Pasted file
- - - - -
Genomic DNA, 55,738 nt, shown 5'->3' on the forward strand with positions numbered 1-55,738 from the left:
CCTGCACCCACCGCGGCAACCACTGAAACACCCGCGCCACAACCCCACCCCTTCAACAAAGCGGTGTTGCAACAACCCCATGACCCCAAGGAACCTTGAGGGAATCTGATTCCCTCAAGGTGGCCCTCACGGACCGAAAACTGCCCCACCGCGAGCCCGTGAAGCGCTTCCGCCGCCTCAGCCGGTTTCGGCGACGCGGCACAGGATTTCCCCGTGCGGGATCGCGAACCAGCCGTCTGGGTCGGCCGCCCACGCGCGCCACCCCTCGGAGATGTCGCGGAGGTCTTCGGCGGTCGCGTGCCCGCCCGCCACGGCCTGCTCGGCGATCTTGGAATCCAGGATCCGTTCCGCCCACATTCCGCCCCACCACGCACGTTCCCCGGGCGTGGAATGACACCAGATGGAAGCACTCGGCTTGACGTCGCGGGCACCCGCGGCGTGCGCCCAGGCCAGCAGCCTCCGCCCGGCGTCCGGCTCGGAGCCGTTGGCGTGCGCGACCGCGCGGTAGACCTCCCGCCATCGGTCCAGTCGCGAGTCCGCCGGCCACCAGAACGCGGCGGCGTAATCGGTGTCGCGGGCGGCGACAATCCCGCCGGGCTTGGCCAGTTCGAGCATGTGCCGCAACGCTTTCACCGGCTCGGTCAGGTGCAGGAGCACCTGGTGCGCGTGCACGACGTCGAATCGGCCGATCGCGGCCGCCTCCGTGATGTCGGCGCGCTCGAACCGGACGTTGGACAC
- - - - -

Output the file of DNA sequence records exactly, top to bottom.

Genomic DNA, 55,738 nt, shown 5'->3' on the forward strand with positions numbered 1-55,738 from the left:
CCTGCACCCACCGCGGCAACCACTGAAACACCCGCGCCACAACCCCACCCCTTCAACAAAGCGGTGTTGCAACAACCCCATGACCCCAAGGAACCTTGAGGGAATCTGATTCCCTCAAGGTGGCCCTCACGGACCGAAAACTGCCCCACCGCGAGCCCGTGAAGCGCTTCCGCCGCCTCAGCCGGTTTCGGCGACGCGGCACAGGATTTCCCCGTGCGGGATCGCGAACCAGCCGTCTGGGTCGGCCGCCCACGCGCGCCACCCCTCGGAGATGTCGCGGAGGTCTTCGGCGGTCGCGTGCCCGCCCGCCACGGCCTGCTCGGCGATCTTGGAATCCAGGATCCGTTCCGCCCACATTCCGCCCCACCACGCACGTTCCCCGGGCGTGGAATGACACCAGATGGAAGCACTCGGCTTGACGTCGCGGGCACCCGCGGCGTGCGCCCAGGCCAGCAGCCTCCGCCCGGCGTCCGGCTCGGAGCCGTTGGCGTGCGCGACCGCGCGGTAGACCTCCCGCCATCGGTCCAGTCGCGAGTCCGCCGGCCACCAGAACGCGGCGGCGTAATCGGTGTCGCGGGCGGCGACAATCCCGCCGGGCTTGGCCAGTTCGAGCATGTGCCGCAACGCTTTCACCGGCTCGGTCAGGTGCAGGAGCACCTGGTGCGCGTGCACGACGTCGAATCGGCCGATCGCGGCCGCCTCCGTGATGTCGGCGCGCTCGAACCGGACGTTGGACAC